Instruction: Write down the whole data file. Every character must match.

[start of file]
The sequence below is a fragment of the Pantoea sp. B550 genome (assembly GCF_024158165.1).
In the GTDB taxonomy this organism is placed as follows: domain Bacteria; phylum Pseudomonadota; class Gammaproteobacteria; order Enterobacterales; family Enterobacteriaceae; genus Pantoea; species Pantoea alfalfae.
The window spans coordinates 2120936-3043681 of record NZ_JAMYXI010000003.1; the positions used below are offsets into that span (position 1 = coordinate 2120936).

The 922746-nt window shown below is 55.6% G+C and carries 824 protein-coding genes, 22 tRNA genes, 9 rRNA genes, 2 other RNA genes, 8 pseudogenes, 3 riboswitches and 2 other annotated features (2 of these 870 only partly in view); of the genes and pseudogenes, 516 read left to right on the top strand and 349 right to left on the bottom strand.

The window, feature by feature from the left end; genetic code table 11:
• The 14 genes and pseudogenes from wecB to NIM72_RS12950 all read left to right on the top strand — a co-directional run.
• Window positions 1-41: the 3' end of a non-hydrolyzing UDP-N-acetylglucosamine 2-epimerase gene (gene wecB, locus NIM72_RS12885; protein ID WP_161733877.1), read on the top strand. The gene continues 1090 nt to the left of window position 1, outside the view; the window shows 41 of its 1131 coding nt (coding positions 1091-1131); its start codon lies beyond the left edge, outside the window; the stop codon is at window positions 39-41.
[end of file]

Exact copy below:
The sequence below is a fragment of the Pantoea sp. B550 genome (assembly GCF_024158165.1).
In the GTDB taxonomy this organism is placed as follows: domain Bacteria; phylum Pseudomonadota; class Gammaproteobacteria; order Enterobacterales; family Enterobacteriaceae; genus Pantoea; species Pantoea alfalfae.
The window spans coordinates 2120936-3043681 of record NZ_JAMYXI010000003.1; the positions used below are offsets into that span (position 1 = coordinate 2120936).

The 922746-nt window shown below is 55.6% G+C and carries 824 protein-coding genes, 22 tRNA genes, 9 rRNA genes, 2 other RNA genes, 8 pseudogenes, 3 riboswitches and 2 other annotated features (2 of these 870 only partly in view); of the genes and pseudogenes, 516 read left to right on the top strand and 349 right to left on the bottom strand.

The window, feature by feature from the left end; genetic code table 11:
• The 14 genes and pseudogenes from wecB to NIM72_RS12950 all read left to right on the top strand — a co-directional run.
• Window positions 1-41: the 3' end of a non-hydrolyzing UDP-N-acetylglucosamine 2-epimerase gene (gene wecB, locus NIM72_RS12885; protein ID WP_161733877.1), read on the top strand. The gene continues 1090 nt to the left of window position 1, outside the view; the window shows 41 of its 1131 coding nt (coding positions 1091-1131); its start codon lies beyond the left edge, outside the window; the stop codon is at window positions 39-41.